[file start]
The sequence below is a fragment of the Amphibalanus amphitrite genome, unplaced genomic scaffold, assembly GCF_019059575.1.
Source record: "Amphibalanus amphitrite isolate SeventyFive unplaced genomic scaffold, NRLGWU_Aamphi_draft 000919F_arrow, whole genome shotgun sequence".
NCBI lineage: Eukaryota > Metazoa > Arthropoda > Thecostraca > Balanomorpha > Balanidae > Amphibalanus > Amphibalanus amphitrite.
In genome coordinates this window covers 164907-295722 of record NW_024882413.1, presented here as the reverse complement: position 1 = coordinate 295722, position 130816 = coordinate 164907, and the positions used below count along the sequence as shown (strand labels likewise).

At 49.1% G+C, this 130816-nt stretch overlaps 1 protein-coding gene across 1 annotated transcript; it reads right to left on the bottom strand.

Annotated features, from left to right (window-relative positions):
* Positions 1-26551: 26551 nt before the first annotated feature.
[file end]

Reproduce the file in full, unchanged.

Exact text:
The sequence below is a fragment of the Amphibalanus amphitrite genome, unplaced genomic scaffold, assembly GCF_019059575.1.
Source record: "Amphibalanus amphitrite isolate SeventyFive unplaced genomic scaffold, NRLGWU_Aamphi_draft 000919F_arrow, whole genome shotgun sequence".
NCBI lineage: Eukaryota > Metazoa > Arthropoda > Thecostraca > Balanomorpha > Balanidae > Amphibalanus > Amphibalanus amphitrite.
In genome coordinates this window covers 164907-295722 of record NW_024882413.1, presented here as the reverse complement: position 1 = coordinate 295722, position 130816 = coordinate 164907, and the positions used below count along the sequence as shown (strand labels likewise).

At 49.1% G+C, this 130816-nt stretch overlaps 1 protein-coding gene across 1 annotated transcript; it reads right to left on the bottom strand.

Annotated features, from left to right (window-relative positions):
* Positions 1-26551: 26551 nt before the first annotated feature.